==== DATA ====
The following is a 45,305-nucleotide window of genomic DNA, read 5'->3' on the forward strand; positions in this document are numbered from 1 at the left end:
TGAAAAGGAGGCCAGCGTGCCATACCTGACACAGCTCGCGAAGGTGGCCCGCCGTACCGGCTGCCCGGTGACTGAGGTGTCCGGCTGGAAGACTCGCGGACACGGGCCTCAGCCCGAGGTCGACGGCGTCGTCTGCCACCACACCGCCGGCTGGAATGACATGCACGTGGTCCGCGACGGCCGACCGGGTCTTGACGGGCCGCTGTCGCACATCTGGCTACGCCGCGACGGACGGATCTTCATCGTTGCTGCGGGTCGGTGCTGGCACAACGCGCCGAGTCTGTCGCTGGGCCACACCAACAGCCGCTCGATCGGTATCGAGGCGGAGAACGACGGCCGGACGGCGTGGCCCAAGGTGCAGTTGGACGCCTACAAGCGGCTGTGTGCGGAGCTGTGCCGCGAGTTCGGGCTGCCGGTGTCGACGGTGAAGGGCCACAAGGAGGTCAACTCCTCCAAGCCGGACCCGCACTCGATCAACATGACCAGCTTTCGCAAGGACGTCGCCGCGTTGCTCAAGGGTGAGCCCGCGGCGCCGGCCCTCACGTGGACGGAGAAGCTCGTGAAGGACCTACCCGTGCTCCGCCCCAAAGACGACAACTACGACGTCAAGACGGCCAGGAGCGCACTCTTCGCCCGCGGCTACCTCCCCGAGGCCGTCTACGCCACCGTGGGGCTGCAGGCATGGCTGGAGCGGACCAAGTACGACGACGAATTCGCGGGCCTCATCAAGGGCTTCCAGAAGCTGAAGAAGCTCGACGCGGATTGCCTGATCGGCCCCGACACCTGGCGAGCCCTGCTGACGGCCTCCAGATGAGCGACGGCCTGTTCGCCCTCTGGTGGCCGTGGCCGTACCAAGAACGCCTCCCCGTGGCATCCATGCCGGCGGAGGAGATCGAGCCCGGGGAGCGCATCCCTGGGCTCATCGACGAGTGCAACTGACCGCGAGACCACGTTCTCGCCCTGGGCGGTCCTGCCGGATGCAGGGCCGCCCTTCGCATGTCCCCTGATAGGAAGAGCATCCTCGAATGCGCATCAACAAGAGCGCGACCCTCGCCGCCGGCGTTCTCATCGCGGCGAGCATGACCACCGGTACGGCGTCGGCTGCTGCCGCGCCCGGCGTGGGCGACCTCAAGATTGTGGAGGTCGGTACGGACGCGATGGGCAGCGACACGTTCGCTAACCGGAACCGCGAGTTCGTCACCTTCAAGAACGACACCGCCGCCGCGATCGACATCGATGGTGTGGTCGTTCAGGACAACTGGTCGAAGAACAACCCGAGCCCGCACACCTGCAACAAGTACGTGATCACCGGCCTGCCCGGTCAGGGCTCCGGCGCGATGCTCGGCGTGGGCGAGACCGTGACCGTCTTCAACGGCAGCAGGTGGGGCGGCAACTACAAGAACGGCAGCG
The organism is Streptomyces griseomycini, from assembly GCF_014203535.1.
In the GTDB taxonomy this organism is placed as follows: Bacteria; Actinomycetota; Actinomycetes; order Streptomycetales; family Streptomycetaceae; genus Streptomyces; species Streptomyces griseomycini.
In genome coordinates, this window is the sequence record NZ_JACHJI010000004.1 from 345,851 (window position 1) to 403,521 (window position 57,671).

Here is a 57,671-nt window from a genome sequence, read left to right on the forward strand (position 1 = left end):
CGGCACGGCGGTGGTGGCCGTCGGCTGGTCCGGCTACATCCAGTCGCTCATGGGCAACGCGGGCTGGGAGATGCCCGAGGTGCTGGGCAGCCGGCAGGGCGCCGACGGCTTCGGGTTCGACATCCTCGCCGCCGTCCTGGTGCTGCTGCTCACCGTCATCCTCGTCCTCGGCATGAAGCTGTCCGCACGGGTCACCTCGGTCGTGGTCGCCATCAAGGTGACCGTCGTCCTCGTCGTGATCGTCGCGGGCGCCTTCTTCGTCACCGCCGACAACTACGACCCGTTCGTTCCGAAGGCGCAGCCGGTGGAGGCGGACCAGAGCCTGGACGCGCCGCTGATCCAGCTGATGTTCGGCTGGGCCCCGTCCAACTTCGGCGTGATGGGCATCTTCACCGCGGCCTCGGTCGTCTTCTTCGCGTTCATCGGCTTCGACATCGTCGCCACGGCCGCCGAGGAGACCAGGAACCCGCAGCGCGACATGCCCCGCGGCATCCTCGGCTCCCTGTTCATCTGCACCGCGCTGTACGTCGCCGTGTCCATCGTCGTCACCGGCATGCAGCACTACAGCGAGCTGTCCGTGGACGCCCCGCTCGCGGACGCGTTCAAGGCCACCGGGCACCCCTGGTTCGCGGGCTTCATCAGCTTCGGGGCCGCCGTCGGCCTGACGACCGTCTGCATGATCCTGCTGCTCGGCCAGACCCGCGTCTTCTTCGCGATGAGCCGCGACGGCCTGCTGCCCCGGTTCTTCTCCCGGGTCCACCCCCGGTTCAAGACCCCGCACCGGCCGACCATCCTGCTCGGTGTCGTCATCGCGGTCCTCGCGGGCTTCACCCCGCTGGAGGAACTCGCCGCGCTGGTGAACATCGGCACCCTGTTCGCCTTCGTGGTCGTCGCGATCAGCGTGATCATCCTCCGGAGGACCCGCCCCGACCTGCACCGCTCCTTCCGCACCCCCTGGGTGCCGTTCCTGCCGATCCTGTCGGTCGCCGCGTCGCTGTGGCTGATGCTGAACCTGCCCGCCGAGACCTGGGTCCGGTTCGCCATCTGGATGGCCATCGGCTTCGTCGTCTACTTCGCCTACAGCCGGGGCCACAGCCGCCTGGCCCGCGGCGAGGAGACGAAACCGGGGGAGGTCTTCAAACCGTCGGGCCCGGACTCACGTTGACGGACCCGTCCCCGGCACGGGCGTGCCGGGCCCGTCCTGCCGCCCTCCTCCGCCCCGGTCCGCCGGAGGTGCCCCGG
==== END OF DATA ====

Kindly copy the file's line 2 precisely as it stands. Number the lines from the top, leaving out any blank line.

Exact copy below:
TGAAAAGGAGGCCAGCGTGCCATACCTGACACAGCTCGCGAAGGTGGCCCGCCGTACCGGCTGCCCGGTGACTGAGGTGTCCGGCTGGAAGACTCGCGGACACGGGCCTCAGCCCGAGGTCGACGGCGTCGTCTGCCACCACACCGCCGGCTGGAATGACATGCACGTGGTCCGCGACGGCCGACCGGGTCTTGACGGGCCGCTGTCGCACATCTGGCTACGCCGCGACGGACGGATCTTCATCGTTGCTGCGGGTCGGTGCTGGCACAACGCGCCGAGTCTGTCGCTGGGCCACACCAACAGCCGCTCGATCGGTATCGAGGCGGAGAACGACGGCCGGACGGCGTGGCCCAAGGTGCAGTTGGACGCCTACAAGCGGCTGTGTGCGGAGCTGTGCCGCGAGTTCGGGCTGCCGGTGTCGACGGTGAAGGGCCACAAGGAGGTCAACTCCTCCAAGCCGGACCCGCACTCGATCAACATGACCAGCTTTCGCAAGGACGTCGCCGCGTTGCTCAAGGGTGAGCCCGCGGCGCCGGCCCTCACGTGGACGGAGAAGCTCGTGAAGGACCTACCCGTGCTCCGCCCCAAAGACGACAACTACGACGTCAAGACGGCCAGGAGCGCACTCTTCGCCCGCGGCTACCTCCCCGAGGCCGTCTACGCCACCGTGGGGCTGCAGGCATGGCTGGAGCGGACCAAGTACGACGACGAATTCGCGGGCCTCATCAAGGGCTTCCAGAAGCTGAAGAAGCTCGACGCGGATTGCCTGATCGGCCCCGACACCTGGCGAGCCCTGCTGACGGCCTCCAGATGAGCGACGGCCTGTTCGCCCTCTGGTGGCCGTGGCCGTACCAAGAACGCCTCCCCGTGGCATCCATGCCGGCGGAGGAGATCGAGCCCGGGGAGCGCATCCCTGGGCTCATCGACGAGTGCAACTGACCGCGAGACCACGTTCTCGCCCTGGGCGGTCCTGCCGGATGCAGGGCCGCCCTTCGCATGTCCCCTGATAGGAAGAGCATCCTCGAATGCGCATCAACAAGAGCGCGACCCTCGCCGCCGGCGTTCTCATCGCGGCGAGCATGACCACCGGTACGGCGTCGGCTGCTGCCGCGCCCGGCGTGGGCGACCTCAAGATTGTGGAGGTCGGTACGGACGCGATGGGCAGCGACACGTTCGCTAACCGGAACCGCGAGTTCGTCACCTTCAAGAACGACACCGCCGCCGCGATCGACATCGATGGTGTGGTCGTTCAGGACAACTGGTCGAAGAACAACCCGAGCCCGCACACCTGCAACAAGTACGTGATCACCGGCCTGCCCGGTCAGGGCTCCGGCGCGATGCTCGGCGTGGGCGAGACCGTGACCGTCTTCAACGGCAGCAGGTGGGGCGGCAACTACAAGAACGGCAGCG